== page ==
# Function to generate n pvariate normal variates with mean vector u and
# covariance matrix S
# Slight modification of function written by Bill Venables
# See also the builtin function rmvnorm
mvrnorm < function(n, p = 1, u = rep(0, p), S = diag(p)) {
Z < matrix(rnorm(n * p), p, n)
t(u + t(chol(S)) %*% Z)
}
n < 20 # Number of subjects
sub < .5*(1:n) # Subject effects
# Specify functional form for time trend and compute nonstochastic component
times < seq(0, 1, by=.1)
g < function(times) 5*pmax(abs(times.5),.3)
ey < g(times)
# Generate multivariate normal errors for 20 subjects at 11 times
# Assume equal correlations of rho=.7, independent subjects
nt < length(times)
rho < .7
set.seed(19)
errors < mvrnorm(n, p=nt, S=diag(rep(1rho,nt))+rho)
# Note: first random number seed used gave rise to mean(errors)=0.24!
# Add E[Y], error components, and subject effects
y < matrix(rep(ey,n), ncol=nt, byrow=TRUE) + errors +
matrix(rep(sub,nt), ncol=nt)
# String out data into long vectors for times, responses, and subject ID
y < as.vector(t(y))
times < rep(times, n)
id < sort(rep(1:n, nt))
# Show lowess estimates of time profiles for individual subjects
f < rm.boot(times, y, id, plot.individual=TRUE, B=25, cor.pattern='estimate',
smoother=lowess, bootstrap.type='x fixed', nk=6)
# In practice use B=400 or 500
# This will compute a dependentstructure loglikelihood in addition
# to one assuming independence. By default, the dep. structure
# objective will be used by the plot method (could have specified rho=.7)
# NOTE: Estimating the correlation pattern from the residual does not
# work in cases such as this one where there are large subject effects
# Plot fits for a random sample of 10 of the 25 bootstrap fits
plot(f, individual.boot=TRUE, ncurves=10, ylim=c(6,8.5))
# Plot pointwise and simultaneous confidence regions
plot(f, pointwise.band=TRUE, col.pointwise=1, ylim=c(6,8.5))
# Plot population response curve at average subject effect
ts < seq(0, 1, length=100)
lines(ts, g(ts)+mean(sub), lwd=3)
## Not run:
#
# Handle a 2sample problem in which curves are fitted
# separately for males and females and we wish to estimate the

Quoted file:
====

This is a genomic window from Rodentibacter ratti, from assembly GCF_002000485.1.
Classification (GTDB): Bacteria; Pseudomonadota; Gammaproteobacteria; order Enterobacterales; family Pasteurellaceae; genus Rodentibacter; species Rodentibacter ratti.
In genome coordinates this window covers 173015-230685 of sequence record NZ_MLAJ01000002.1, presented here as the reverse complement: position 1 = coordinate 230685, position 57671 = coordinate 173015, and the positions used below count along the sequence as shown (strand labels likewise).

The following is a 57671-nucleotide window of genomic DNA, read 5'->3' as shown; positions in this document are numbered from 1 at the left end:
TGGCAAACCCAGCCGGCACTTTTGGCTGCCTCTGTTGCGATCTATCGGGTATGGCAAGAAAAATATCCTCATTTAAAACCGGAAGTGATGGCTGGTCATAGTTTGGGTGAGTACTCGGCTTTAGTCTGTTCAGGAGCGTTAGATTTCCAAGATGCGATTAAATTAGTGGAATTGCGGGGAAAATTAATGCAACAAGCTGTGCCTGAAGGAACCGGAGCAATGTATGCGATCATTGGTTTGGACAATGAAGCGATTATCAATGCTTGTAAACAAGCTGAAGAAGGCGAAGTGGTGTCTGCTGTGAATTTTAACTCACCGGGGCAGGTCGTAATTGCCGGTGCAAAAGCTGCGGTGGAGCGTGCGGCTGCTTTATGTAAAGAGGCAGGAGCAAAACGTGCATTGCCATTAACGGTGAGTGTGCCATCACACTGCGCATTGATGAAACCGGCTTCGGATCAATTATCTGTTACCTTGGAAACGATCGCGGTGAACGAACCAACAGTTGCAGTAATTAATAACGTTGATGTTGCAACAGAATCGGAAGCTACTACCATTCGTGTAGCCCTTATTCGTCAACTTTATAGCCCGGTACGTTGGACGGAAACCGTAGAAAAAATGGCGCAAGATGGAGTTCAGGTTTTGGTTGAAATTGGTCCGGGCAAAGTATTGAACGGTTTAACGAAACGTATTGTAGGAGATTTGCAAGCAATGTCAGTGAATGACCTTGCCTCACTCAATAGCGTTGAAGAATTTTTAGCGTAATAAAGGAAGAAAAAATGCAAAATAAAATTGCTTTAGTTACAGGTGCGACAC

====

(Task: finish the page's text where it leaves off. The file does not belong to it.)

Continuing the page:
# difference in the timeresponse curves for the two sexes.
# The objective criterion will be taken by plot.rm.boot as the
# total of the two sums of squared errors for the two models
#
knots < rcspline.eval(c(time.f,time.m), nk=6, knots.only=TRUE)
# Use same knots for both sexes, and use a times vector that
# uses a range of times that is included in the measurement
# times for both sexes
#
tm < seq(max(min(time.f),min(time.m)),
min(max(time.f),max(time.m)),length=100)
f.female < rm.boot(time.f, bp.f, id.f, knots=knots, times=tm)
f.male < rm.boot(time.m, bp.m, id.m, knots=knots, times=tm)
plot(f.female)
plot(f.male)
# The following plots female minus male response, with
# a sequence of shaded confidence band for the difference
plot(f.female,f.male,multi=TRUE)
# Do 1000 simulated analyses to check simultaneous coverage
# probability. Use a null regression model with Gaussian errors
n.per.pt < 30
n.pt < 10
null.in.region < 0
for(i in 1:1000) {
y < rnorm(n.pt*n.per.pt)
time < rep(1:n.per.pt, n.pt)
# Add the following line and add ,id=id to rm.boot to use clustering
# id < sort(rep(1:n.pt, n.per.pt))
# Because we are ignoring patient id, this simulation is effectively
# using 1 point from each of 300 patients, with times 1,2,3,,,30
f < rm.boot(time, y, B=500, nk=5, bootstrap.type='x fixed')
g < plot(f, ylim=c(1,1), pointwise=FALSE)
null.in.region < null.in.region + all(g$lower<=0 & g$upper>=0)
prn(c(i=i,null.in.region=null.in.region))
}
# Simulation Results: 905/1000 simultaneous confidence bands
# fully contained the horizontal line at zero
## End(Not run)